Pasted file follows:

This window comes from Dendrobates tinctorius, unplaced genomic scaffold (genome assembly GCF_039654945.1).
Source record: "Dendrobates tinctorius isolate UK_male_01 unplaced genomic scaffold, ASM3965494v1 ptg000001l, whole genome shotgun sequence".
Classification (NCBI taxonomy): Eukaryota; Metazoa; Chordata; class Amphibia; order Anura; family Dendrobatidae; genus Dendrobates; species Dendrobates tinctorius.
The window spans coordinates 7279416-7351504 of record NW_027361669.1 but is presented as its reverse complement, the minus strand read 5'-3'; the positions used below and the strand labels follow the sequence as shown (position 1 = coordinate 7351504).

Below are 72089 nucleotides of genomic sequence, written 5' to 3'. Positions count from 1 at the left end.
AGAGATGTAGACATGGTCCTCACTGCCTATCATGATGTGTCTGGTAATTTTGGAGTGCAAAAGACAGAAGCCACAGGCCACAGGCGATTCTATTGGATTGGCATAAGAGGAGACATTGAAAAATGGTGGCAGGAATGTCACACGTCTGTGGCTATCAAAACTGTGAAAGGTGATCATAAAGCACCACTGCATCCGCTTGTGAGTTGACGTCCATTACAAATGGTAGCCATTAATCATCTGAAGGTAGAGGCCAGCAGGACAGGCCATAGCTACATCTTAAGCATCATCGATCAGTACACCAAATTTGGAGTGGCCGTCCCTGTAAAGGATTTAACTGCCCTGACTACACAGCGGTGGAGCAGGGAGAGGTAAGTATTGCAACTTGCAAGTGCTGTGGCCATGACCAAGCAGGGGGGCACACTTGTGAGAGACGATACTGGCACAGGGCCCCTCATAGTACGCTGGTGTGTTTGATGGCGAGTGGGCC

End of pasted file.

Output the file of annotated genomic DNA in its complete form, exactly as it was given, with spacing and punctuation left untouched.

This window comes from Dendrobates tinctorius, unplaced genomic scaffold (genome assembly GCF_039654945.1).
Source record: "Dendrobates tinctorius isolate UK_male_01 unplaced genomic scaffold, ASM3965494v1 ptg000001l, whole genome shotgun sequence".
Classification (NCBI taxonomy): Eukaryota; Metazoa; Chordata; class Amphibia; order Anura; family Dendrobatidae; genus Dendrobates; species Dendrobates tinctorius.
The window spans coordinates 7279416-7351504 of record NW_027361669.1 but is presented as its reverse complement, the minus strand read 5'-3'; the positions used below and the strand labels follow the sequence as shown (position 1 = coordinate 7351504).

Below are 72089 nucleotides of genomic sequence, written 5' to 3'. Positions count from 1 at the left end.
AGAGATGTAGACATGGTCCTCACTGCCTATCATGATGTGTCTGGTAATTTTGGAGTGCAAAAGACAGAAGCCACAGGCCACAGGCGATTCTATTGGATTGGCATAAGAGGAGACATTGAAAAATGGTGGCAGGAATGTCACACGTCTGTGGCTATCAAAACTGTGAAAGGTGATCATAAAGCACCACTGCATCCGCTTGTGAGTTGACGTCCATTACAAATGGTAGCCATTAATCATCTGAAGGTAGAGGCCAGCAGGACAGGCCATAGCTACATCTTAAGCATCATCGATCAGTACACCAAATTTGGAGTGGCCGTCCCTGTAAAGGATTTAACTGCCCTGACTACACAGCGGTGGAGCAGGGAGAGGTAAGTATTGCAACTTGCAAGTGCTGTGGCCATGACCAAGCAGGGGGGCACACTTGTGAGAGACGATACTGGCACAGGGCCCCTCATAGTACGCTGGTGTGTTTGATGGCGAGTGGGCC